"Before the ban, secondhand smoke contributed 90% to 95% of the RSP air pollution in the studied venues, and 85% to 95% of the carcinogenic PPAH," says Repace. "This demonstrates conclusively that ventilation does not control the life-threatening pollutants inherent to a smoking environment. Only a smoke-free workplace law can protect the health of these workers."
Few states have taken action to protect hospitality workers; only 14% of states have laws banning smoking in restaurants, bars, casinos and all other workplaces.
According to the federal Agency for Toxic Substances and Disease Registry, people exposed to polycyclic aromatic hydrocarbons (PAHs) for prolonged periods can develop cancer. Ten carcinogenic particulate phase PAHs have been identified in tobacco smoke, representing one-sixth of all known tobacco smoke carcinogens.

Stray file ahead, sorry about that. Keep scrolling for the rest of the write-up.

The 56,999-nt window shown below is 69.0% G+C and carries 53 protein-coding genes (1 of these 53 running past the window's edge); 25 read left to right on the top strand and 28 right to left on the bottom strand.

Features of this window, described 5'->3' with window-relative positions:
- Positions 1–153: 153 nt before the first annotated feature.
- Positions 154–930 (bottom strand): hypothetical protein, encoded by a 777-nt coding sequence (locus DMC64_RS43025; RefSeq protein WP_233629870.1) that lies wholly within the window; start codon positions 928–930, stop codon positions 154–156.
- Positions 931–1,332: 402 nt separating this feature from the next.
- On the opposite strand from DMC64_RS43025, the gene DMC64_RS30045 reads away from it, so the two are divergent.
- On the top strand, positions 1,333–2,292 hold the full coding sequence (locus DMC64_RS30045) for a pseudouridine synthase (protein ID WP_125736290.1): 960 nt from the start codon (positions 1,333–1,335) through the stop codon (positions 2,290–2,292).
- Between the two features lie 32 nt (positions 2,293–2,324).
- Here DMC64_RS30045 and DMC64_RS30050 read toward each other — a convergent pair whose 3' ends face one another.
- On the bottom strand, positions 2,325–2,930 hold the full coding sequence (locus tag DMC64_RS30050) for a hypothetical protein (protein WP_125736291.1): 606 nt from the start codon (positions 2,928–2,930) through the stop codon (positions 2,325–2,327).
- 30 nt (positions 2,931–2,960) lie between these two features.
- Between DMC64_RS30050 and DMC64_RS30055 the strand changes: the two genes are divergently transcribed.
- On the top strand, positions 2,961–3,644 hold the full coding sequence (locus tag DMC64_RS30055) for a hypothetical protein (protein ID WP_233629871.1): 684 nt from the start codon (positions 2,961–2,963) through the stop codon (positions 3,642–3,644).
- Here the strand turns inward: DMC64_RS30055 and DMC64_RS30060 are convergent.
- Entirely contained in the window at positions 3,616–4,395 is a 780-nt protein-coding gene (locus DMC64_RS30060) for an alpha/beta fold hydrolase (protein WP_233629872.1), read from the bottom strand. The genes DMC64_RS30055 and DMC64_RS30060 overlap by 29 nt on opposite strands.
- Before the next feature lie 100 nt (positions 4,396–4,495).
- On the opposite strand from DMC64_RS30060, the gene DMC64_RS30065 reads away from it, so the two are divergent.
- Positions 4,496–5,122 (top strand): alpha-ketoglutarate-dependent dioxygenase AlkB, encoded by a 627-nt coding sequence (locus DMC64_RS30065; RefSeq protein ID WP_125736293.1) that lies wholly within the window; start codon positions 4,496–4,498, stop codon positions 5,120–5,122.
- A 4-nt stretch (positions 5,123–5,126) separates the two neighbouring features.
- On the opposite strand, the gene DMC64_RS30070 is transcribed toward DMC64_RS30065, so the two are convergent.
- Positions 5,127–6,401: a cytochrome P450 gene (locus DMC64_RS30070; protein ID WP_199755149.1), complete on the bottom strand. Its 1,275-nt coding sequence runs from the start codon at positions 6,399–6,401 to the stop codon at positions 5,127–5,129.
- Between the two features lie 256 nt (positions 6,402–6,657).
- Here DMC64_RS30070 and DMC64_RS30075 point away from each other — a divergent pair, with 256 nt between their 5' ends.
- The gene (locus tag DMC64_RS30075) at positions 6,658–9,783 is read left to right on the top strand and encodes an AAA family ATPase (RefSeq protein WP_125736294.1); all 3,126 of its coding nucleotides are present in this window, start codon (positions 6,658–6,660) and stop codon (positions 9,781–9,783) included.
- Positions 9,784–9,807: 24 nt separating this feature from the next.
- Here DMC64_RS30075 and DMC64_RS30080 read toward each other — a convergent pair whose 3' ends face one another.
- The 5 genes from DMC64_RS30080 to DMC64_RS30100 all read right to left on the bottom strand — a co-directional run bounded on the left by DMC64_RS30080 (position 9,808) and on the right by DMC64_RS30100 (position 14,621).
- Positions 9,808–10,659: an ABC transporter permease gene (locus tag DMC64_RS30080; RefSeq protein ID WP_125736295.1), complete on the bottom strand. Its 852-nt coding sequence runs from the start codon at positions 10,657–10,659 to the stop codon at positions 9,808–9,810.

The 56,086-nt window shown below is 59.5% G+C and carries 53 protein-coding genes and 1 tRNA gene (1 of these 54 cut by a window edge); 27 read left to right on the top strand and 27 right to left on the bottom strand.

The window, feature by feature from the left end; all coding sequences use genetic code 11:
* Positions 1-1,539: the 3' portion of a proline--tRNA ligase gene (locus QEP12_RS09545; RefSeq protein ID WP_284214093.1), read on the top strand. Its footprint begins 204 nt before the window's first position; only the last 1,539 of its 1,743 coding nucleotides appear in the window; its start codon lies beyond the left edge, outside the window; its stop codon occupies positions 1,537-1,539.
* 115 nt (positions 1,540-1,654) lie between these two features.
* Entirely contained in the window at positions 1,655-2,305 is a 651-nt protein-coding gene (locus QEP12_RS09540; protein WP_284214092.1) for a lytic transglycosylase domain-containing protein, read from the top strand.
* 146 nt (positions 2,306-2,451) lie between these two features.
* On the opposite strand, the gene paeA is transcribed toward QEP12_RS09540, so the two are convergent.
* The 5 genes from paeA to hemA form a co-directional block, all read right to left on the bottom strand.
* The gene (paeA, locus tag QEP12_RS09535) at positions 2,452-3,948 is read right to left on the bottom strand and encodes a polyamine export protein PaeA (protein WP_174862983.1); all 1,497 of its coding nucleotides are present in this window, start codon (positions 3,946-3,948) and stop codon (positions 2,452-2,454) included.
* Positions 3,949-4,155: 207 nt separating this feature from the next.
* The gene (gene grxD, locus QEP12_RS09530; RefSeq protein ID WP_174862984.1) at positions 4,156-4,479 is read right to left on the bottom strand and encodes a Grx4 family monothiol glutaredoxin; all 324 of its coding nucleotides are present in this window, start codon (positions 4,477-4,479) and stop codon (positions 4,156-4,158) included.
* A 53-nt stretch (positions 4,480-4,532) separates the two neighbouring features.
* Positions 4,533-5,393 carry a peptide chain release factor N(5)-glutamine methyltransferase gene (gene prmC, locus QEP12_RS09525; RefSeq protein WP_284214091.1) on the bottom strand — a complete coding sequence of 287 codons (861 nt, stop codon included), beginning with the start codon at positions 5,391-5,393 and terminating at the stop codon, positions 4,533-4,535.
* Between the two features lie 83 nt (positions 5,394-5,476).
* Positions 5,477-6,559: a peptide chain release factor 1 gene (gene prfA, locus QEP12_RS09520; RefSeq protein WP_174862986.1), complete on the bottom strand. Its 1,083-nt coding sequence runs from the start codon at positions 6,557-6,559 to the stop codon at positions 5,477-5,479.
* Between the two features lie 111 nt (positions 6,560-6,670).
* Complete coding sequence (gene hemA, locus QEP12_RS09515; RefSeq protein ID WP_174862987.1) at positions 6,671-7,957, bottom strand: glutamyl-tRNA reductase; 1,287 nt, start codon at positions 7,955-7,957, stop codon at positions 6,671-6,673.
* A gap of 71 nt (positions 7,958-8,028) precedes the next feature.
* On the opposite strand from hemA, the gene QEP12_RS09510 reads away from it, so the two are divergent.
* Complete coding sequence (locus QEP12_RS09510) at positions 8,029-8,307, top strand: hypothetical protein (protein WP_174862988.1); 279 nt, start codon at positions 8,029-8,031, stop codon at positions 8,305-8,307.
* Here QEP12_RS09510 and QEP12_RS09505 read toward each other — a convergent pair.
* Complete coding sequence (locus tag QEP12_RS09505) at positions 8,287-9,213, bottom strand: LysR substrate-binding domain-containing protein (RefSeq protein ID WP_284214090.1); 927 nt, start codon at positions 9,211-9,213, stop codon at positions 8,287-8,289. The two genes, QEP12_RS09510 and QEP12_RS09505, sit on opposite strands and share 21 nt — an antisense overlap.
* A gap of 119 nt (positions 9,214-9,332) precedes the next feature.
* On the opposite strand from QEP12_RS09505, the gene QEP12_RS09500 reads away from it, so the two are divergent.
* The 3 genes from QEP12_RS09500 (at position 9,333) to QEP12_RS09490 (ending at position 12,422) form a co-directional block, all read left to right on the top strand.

Repace has conducted research on indoor air pollution from secondhand smoke for 28 years, and has published more than 60 scientific papers on the topic. Among his major accomplishments, in 1979 he initiated the Environmental Protection Agency's policy interest in indoor air pollution. In 1980 he identified secondhand smoke as a major source of indoor air pollution in a groundbreaking paper that received international scientific attention. Five years later, he estimated that 5,000 lung cancer deaths per year in the U.S. were caused by passive smoking, in a seminal
Contact: Dennis Tartaglia
M Booth & Associates